"Juicing the Game" by Howard Bryant not only gives a lot of positive pub to the White Sox and Frank Thomas, but really sets the table for the "Game of Shadows" controversy going on now.

"Whatever Happened to the Hall of Fame" by Bill James is just a nifty read. Plus it advocates Minnie Minoso for the Hall of Fame.

chisox117
04-10-2006, 12:20 PM
I'd reccomend

"If They Don't Win, It's a Shame" by Dave Rosebaum -- an interesting day by day, behind the scenes look at the 1997 Marlins team that "bought" the World Series.
-or-
if you're looking for a White Sox book, Stealing First in a Two Team Town by Rich Lindberg is probably my favorite.

:gulp:

michned
04-10-2006, 12:25 PM
As was mentioned in a previous post, the funniest baseball book I ever read was "Catcher In The Wry," by the Ueck.

Other favorites: "The Bronx Zoo," by Sparky Lyle and Peter Golenbock, which gave an inside look at the asylum that was the '78 Yankees.

"Me and the Spitter," by Gaylord Perry. Great autobiography. It's been about 30 years since I read it, but I believe he credits former Sox pitcher Bob Shaw with teaching him the pitch.

"The Umpire Strikes Back," by Ron Luciano. Interesting because it's a baseball biography from the umpire's point of view. It's still hard to believe a guy who was so upbeat and funny had another side and wound up taking his own life and left a note basically saying, this is no one's fault, it's just time to go.

Luke
04-10-2006, 12:36 PM
I'd reccomend

"If They Don't Win, It's a Shame" by Dave Rosebaum -- an interesting day by day, behind the scenes look at the 1997 Marlins team that "bought" the World Series.
-or-
if you're looking for a White Sox book, Stealing First in a Two Team Town by Rich Lindberg is probably my favorite.

:gulp:

Stealing First gives some interesting perspective into the new park and how it came to be. I was suprised to learn of the correspondance between the Sox and MLB.

pdimas
04-10-2006, 12:44 PM
The Thrill of the Grass by W.P. Kinsella - It's a book of short stories. I read it at least once a summer and am now on my third copy of the book.

Larceny and Old Leather - I forget the author but he is from the Chicagoland area. Its a really amusing and funny read about how crooked the game can be :smile: .

chisox117
04-10-2006, 03:44 PM
Stealing First gives some interesting perspective into the new park and how it came to be. I was suprised to learn of the correspondance between the Sox and MLB.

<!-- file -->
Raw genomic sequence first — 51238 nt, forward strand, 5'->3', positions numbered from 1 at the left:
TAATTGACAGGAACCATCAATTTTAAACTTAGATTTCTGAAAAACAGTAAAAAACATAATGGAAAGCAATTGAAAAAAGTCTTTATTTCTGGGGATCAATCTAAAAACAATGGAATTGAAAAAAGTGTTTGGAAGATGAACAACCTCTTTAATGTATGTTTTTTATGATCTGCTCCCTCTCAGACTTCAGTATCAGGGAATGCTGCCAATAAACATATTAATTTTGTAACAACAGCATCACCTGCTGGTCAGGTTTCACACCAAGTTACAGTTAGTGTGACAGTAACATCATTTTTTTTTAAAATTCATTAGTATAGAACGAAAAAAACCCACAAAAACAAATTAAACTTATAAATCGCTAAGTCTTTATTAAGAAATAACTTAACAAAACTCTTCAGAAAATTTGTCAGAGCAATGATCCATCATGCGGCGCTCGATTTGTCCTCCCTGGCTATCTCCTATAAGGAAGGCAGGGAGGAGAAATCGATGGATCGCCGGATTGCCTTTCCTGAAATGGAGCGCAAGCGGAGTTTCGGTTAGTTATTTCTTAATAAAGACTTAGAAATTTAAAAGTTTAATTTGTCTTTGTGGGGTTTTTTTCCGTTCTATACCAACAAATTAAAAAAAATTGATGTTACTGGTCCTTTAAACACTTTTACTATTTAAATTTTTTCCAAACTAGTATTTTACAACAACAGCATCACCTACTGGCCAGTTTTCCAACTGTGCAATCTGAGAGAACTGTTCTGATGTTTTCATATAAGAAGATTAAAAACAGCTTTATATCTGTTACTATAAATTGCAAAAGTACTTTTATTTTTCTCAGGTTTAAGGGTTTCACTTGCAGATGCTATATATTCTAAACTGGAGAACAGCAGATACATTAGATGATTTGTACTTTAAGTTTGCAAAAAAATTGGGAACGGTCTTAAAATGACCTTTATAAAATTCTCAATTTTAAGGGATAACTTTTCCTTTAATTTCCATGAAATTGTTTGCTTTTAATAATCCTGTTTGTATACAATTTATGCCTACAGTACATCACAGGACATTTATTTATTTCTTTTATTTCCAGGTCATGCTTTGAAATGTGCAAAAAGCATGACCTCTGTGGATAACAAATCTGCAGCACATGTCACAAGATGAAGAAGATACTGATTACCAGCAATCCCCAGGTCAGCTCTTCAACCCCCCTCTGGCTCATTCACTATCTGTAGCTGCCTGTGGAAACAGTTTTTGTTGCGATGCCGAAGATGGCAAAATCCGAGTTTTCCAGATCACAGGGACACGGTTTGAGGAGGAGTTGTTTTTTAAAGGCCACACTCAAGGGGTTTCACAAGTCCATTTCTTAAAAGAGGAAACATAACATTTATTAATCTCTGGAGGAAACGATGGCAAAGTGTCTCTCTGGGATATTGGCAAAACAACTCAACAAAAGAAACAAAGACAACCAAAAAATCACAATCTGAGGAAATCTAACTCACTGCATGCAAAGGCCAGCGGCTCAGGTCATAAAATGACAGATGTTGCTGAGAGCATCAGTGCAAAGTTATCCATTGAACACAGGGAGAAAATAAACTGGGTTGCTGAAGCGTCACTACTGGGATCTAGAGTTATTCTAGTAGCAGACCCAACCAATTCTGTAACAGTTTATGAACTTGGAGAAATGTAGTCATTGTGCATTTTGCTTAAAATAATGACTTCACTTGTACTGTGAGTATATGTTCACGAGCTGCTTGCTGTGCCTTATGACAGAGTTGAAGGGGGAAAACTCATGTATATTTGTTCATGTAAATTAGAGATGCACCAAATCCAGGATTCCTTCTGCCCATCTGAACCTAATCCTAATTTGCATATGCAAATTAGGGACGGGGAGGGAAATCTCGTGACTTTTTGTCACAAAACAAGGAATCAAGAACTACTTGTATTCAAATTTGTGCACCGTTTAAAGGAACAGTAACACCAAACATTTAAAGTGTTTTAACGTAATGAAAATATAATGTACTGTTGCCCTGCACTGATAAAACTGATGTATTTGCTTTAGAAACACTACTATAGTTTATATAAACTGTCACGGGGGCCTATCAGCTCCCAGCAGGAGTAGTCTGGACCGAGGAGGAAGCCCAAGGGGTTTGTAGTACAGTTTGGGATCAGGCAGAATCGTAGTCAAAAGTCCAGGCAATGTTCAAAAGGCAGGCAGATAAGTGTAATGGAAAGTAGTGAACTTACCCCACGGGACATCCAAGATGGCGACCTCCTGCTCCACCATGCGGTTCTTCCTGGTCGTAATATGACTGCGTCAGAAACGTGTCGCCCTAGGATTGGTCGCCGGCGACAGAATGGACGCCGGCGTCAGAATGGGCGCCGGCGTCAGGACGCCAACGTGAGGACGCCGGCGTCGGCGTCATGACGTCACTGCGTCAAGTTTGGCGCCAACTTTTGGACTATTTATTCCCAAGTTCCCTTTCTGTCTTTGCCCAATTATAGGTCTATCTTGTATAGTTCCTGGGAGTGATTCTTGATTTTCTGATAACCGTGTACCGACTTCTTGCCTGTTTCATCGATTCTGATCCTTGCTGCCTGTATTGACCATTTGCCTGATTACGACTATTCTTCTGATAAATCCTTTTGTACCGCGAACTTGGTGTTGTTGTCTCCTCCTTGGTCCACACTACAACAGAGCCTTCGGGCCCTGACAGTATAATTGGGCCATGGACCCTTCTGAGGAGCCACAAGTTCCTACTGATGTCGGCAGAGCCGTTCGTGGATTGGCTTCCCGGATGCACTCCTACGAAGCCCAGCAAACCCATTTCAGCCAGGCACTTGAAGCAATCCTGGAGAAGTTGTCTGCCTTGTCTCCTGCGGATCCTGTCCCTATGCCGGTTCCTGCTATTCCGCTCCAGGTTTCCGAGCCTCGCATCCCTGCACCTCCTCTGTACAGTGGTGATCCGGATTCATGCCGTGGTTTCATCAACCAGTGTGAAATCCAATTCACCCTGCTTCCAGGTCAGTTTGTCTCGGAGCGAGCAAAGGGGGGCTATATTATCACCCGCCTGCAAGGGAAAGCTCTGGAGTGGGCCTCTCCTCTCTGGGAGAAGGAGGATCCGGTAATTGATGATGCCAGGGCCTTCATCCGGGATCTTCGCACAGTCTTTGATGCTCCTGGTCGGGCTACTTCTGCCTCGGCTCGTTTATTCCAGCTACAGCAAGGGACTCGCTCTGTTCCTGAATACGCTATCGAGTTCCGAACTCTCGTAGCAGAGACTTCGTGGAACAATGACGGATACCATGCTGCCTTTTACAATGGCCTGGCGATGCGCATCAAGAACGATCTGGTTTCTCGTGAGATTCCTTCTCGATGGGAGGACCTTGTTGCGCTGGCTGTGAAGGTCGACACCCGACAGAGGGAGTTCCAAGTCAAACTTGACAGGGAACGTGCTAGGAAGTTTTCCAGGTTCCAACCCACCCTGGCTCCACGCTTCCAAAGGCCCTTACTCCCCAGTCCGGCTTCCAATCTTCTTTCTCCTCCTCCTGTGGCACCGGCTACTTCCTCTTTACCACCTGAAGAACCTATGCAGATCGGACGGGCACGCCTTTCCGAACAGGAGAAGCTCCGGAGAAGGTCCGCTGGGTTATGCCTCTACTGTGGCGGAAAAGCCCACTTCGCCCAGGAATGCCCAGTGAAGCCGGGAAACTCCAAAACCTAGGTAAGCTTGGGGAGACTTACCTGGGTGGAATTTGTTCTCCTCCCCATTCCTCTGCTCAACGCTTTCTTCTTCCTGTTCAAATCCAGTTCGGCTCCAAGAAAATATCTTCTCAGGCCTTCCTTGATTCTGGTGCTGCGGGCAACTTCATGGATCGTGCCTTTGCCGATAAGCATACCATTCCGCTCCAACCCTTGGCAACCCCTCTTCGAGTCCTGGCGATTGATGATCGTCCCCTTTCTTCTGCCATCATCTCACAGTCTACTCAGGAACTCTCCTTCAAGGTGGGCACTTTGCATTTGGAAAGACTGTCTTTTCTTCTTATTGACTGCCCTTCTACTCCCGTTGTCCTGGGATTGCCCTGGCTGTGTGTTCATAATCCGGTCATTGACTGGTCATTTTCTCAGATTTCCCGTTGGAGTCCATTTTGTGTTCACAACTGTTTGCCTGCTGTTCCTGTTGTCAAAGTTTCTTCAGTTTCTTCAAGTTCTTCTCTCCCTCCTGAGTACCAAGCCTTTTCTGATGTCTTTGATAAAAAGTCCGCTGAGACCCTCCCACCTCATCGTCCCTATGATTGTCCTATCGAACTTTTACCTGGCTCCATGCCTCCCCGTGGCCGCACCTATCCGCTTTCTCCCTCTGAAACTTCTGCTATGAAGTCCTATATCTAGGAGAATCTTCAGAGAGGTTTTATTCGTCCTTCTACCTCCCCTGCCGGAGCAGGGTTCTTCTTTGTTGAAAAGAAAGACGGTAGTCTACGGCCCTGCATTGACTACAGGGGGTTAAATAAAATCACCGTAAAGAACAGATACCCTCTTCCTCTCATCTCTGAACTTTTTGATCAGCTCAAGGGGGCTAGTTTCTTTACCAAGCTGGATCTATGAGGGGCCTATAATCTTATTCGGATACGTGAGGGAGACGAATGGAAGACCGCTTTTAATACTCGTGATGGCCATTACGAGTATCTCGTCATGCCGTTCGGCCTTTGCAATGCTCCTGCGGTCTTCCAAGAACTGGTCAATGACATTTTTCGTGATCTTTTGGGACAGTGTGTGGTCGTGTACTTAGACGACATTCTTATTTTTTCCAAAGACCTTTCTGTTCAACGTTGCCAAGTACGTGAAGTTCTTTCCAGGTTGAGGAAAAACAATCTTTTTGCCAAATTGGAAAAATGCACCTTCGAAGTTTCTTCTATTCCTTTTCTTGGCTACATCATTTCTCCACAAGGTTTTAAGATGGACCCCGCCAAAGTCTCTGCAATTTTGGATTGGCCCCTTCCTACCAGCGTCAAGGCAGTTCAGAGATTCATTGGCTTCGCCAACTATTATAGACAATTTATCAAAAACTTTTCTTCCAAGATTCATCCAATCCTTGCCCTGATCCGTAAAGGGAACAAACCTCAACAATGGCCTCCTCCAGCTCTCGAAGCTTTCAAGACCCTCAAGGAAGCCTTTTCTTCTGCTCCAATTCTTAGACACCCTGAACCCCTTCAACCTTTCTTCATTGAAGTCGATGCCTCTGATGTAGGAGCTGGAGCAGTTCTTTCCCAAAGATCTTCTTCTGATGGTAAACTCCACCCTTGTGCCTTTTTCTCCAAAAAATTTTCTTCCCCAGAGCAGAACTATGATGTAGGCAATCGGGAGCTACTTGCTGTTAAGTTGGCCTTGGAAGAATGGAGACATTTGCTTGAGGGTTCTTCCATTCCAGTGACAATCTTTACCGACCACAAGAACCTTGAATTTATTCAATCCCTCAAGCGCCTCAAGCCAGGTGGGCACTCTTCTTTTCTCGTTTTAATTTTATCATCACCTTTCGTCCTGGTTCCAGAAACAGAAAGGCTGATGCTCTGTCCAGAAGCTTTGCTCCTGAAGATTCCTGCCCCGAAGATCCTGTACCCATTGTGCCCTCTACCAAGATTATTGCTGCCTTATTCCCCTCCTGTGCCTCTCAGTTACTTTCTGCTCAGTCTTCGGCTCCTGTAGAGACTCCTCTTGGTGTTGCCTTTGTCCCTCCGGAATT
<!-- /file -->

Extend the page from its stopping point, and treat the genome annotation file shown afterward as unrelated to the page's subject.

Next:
Yeah, those were trying times to be a Sox fan. Ueberroth basically tells Reinsdorf: If you don’t get the new tax-payer funded stadium, leave town…Don’t worry about the White Sox fans, they’ve got the Cubs to root for.:angry:

To all who got the deal done::gulp:

goofymsfan
04-10-2006, 06:46 PM
I will probably be made fun for even mentioning this, but I am currently reading, "Chicken Soup for a Baseball Fan's Soul". I don't like to read at all, but I have really been enjoying this book. Great stories and it could be a really fast read (I only read a story or two a day).

I love this one. They need to come out with at second edition.

goofymsfan
04-10-2006, 06:57 PM
You're Out and You're Ugly, Too! Confessions of an Umpire with Attitude-Durwood Merrill

I enjoyed this one, but I know some have found it to be a bit thick with sarcasm and such.

Anything by David Halberstam. I really enjoyed October, 1964. Teammates was mentioned by someone else.

Parrothead
04-10-2006, 07:01 PM
Earl Weaver on Strategy
Veeck as in Wreck
The Boys of Summer

Veeck as in Wreck is outstanding. My 16 year old nephew thought so too.

D. TODD
04-11-2006, 10:46 AM
"The Black Prince of Baseball" The Hal Chase story. Just finished it, and it was an interesting read. Alot about the gambling, and early days of the game. Chase was a character to say the least.

areilly
04-11-2006, 11:44 AM
Veeck as in Wreck is outstanding. My 16 year old nephew thought so too.

I'm going to go ahead and give ""Veeck as In Wreck" a resounding nomination. Can we make it required reading among the Sox fan base? :cool:

I also know how much he's loved around here, but David Wells' "Perfect I'm Not" is actually a pretty entertaining book, if not a little overly self-congratulatory. And he does speak pretty kindly about the Sox organization as a whole.